A political Rorschach test

If the facts in this press release are correct and middle and low income families really are paying a higher percentage of their income in state and local taxes than rich families, what is the proper response?

I'm betting that many liberals will use these "stats" to justify higher taxes on the wealthy. The better reaction would be to cut spending so that we can ease the tax burden on those least able to afford it. Of course that would take political will and courage.

As a practical matter though, there is a problem with the Council on Children and Families' numbers. I'm not going to quibble with the percentages they use - I've long thought that most state and local taxes and fees are very regressive - but rather the brackets they use.

Certainly families earning less than $20,000 are poor and unable to absorb any significant amount of taxes or fees. But then they use families making $35,000 to $57,000 as their measure of "middle-income" Wisconsinites. I'd like to see how they arrived at that figure. Also, what about the families making between $20,000 and $35,000?

The real problem I have is that they jump from households making $57,000 all the way to taxpayers who average $1,116,000 a year. The first two categories have specific ranges, what was the range used to arrive at this average? Again, what about the families in between the "middle-income" and the rich? If those families also pay higher than 8% of their incomes in state and local taxes wouldn't it reinforce the Council's point? Even if they paid less than the richest Wisconsinites would it change the fact that poor families pay more?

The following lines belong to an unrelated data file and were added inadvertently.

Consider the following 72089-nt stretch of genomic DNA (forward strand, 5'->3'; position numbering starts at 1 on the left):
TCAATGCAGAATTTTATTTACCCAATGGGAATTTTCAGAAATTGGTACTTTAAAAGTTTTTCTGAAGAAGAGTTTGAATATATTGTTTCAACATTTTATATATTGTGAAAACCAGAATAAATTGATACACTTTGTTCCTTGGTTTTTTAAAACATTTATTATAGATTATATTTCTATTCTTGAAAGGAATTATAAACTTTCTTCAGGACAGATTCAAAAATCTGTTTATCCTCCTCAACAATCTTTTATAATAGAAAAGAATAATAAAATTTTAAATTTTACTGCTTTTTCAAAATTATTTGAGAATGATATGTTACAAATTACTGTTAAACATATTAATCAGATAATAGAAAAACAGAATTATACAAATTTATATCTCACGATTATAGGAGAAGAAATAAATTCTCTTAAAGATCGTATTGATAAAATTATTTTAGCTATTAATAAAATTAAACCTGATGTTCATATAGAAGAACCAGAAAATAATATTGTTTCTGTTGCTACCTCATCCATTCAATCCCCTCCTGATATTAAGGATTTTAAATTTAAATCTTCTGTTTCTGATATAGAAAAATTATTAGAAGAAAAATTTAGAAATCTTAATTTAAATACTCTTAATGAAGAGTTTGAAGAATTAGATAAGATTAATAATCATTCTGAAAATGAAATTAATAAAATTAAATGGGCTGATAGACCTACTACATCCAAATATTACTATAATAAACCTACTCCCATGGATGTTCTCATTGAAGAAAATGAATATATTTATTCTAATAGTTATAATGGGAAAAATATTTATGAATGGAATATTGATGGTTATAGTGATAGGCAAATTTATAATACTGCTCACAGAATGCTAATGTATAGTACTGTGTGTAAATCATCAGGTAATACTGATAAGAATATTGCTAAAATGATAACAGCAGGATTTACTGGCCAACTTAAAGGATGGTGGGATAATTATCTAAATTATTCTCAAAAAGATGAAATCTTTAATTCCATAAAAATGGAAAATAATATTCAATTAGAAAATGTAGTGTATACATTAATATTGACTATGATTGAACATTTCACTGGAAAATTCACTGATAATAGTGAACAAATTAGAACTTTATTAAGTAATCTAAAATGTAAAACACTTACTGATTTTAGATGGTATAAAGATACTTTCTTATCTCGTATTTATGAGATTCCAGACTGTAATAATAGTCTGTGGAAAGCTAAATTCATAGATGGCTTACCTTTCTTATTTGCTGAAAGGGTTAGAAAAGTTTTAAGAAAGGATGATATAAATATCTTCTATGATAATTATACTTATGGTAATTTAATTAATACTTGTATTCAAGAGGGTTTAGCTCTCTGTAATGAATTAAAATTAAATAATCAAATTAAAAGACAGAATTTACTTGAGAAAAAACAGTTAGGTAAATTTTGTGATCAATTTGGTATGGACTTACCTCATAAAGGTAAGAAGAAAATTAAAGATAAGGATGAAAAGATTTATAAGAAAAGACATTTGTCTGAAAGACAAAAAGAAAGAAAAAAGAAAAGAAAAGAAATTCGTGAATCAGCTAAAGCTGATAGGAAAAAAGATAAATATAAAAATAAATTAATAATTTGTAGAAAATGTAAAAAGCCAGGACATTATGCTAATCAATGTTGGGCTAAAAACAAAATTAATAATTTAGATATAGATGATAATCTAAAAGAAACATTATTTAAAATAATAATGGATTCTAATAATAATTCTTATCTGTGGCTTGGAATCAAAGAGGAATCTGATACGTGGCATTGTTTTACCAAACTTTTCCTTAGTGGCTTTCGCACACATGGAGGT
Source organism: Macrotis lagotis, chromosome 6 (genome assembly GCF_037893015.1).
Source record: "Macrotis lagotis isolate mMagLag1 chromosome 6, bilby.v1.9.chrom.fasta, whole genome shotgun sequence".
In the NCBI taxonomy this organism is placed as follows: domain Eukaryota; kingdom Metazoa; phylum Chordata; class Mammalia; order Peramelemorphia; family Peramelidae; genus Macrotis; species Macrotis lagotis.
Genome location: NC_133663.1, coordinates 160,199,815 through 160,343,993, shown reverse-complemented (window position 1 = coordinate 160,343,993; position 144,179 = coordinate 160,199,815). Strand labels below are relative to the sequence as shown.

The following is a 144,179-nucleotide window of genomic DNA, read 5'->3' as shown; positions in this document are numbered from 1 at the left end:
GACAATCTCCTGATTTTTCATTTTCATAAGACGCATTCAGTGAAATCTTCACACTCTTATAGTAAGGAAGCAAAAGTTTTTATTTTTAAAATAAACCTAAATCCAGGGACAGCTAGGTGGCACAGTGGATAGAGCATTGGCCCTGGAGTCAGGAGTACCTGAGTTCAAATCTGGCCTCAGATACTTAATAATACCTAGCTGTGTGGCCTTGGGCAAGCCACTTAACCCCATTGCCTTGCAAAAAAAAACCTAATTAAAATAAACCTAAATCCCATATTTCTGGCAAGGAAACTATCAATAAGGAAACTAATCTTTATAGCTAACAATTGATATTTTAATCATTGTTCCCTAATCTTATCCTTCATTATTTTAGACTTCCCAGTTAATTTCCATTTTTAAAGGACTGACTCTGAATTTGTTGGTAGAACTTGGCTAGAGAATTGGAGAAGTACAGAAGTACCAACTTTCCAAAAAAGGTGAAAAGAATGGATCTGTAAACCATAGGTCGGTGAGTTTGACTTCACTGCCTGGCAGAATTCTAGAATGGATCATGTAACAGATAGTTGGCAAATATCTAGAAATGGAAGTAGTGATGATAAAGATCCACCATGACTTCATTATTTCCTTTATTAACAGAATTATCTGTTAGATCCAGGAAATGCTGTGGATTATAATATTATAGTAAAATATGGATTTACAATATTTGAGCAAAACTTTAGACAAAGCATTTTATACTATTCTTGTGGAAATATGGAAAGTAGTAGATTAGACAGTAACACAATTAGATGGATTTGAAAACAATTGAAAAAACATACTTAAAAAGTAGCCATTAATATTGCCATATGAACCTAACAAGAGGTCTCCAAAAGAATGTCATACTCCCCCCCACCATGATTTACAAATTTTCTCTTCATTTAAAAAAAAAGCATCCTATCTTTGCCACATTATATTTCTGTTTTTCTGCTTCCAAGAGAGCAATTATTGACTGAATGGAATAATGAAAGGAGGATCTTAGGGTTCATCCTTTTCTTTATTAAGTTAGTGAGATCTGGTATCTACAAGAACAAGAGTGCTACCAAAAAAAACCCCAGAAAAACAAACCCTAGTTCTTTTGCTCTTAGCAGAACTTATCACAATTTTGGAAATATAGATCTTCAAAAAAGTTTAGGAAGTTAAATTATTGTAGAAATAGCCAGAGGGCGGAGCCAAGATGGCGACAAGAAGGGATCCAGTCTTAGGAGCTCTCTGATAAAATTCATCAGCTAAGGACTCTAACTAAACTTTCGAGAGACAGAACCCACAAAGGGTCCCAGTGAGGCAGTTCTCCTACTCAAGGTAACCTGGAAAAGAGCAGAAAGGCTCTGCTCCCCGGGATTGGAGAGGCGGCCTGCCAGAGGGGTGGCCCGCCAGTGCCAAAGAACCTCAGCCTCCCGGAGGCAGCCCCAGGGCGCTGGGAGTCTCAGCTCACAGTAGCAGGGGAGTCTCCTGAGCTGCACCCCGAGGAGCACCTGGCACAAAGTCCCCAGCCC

Based on the conclusion of the Council of Children and Families research director that "Wisconsin lawmakers could make the state’s tax system fairer [by] restoring the state’s estate tax and eliminating income tax breaks that primarily benefit the wealthy, such as the preferential treatment of capital gains" I'm guessing that the Council isn't much interested in lowering spending and taxes. They're pushing a political agenda and makes the questions I raised earlier more important to answer.

Still, even if the figures are correct, my point at the beginning of this post remains the same: wouldn't we be better off cutting spending and then lowering taxes for everyone? Or maybe we should just go to a flat tax for all state and local governments. That would at least solve the problem of making sure everyone pays their share.